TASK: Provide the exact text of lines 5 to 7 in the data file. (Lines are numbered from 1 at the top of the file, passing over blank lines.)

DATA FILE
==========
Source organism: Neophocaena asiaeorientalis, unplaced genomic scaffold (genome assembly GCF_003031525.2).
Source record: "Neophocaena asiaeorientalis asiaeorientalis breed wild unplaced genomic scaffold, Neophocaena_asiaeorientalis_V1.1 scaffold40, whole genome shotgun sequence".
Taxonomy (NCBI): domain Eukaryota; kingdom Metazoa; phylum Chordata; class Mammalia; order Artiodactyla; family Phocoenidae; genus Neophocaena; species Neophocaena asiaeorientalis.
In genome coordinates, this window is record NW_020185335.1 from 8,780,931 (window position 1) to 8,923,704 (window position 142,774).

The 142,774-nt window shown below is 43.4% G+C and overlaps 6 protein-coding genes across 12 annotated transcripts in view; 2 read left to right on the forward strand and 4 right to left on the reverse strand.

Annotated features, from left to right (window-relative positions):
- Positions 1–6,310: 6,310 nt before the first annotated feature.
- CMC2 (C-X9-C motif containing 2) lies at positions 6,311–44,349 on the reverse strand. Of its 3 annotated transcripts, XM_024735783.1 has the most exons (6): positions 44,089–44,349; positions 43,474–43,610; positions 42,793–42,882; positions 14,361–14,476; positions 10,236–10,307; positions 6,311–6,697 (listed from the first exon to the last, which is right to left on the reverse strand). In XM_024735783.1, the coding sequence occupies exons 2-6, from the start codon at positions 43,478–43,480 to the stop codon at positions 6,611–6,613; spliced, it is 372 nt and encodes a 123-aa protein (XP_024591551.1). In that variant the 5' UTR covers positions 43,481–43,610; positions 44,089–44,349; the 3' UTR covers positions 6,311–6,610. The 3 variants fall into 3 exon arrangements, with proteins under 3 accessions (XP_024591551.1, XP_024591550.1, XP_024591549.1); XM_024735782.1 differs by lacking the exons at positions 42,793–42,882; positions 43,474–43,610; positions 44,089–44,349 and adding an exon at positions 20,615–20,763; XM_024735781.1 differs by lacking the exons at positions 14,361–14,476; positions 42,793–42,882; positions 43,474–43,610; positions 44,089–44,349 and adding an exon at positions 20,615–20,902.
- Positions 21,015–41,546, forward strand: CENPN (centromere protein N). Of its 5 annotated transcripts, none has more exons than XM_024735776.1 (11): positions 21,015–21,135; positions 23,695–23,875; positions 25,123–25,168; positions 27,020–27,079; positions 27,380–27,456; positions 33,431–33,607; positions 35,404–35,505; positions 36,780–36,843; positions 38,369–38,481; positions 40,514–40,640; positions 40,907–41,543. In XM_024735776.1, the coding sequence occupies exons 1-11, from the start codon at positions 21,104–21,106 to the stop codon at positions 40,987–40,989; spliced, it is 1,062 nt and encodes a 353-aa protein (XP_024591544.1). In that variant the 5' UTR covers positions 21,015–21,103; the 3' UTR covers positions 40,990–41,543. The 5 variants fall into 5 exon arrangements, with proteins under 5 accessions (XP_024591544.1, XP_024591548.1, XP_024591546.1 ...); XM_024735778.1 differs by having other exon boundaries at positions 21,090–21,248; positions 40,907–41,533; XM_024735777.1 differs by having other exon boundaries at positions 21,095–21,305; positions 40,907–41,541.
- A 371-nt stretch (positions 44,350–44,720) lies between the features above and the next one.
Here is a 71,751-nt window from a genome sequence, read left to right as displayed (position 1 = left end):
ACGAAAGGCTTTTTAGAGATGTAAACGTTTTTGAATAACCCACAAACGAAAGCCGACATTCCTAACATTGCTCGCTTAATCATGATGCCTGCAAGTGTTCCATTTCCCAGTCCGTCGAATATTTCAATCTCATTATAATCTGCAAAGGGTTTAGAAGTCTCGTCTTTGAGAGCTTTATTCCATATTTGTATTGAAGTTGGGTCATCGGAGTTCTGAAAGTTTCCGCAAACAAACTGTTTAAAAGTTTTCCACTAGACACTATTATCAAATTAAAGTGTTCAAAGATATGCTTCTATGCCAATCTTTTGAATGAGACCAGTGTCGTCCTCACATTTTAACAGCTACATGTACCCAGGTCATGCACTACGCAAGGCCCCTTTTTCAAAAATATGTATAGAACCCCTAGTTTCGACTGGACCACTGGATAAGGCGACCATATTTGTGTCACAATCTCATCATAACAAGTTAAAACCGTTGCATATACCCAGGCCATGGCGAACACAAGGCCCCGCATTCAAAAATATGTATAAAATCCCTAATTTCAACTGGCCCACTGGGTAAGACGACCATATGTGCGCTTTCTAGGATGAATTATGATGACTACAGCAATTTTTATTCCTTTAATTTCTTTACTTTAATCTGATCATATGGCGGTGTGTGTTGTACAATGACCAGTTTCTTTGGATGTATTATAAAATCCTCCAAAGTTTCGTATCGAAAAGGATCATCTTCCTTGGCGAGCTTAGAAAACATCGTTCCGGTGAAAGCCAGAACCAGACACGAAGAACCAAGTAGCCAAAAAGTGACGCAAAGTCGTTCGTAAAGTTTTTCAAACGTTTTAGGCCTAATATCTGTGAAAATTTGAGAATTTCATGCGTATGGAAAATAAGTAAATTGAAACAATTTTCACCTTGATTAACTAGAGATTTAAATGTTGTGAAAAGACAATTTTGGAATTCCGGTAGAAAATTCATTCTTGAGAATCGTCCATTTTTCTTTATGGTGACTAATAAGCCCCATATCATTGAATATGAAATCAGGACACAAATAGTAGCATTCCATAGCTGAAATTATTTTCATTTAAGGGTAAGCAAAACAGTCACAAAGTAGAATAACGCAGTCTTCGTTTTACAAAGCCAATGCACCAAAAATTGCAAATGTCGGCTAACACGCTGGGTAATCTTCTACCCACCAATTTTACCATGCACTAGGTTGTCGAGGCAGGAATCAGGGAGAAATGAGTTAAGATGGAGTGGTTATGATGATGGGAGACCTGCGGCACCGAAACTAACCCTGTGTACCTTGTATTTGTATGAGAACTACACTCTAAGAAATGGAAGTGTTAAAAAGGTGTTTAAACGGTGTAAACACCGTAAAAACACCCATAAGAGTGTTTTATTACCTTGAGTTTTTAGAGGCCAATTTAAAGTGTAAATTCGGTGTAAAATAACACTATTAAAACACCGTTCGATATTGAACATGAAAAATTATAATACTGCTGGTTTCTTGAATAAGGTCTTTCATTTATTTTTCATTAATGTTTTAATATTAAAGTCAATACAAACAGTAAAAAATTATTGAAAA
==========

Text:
The 142,774-nt window shown below is 43.4% G+C and overlaps 6 protein-coding genes across 12 annotated transcripts in view; 2 read left to right on the forward strand and 4 right to left on the reverse strand.

Annotated features, from left to right (window-relative positions):
- Positions 1–6,310: 6,310 nt before the first annotated feature.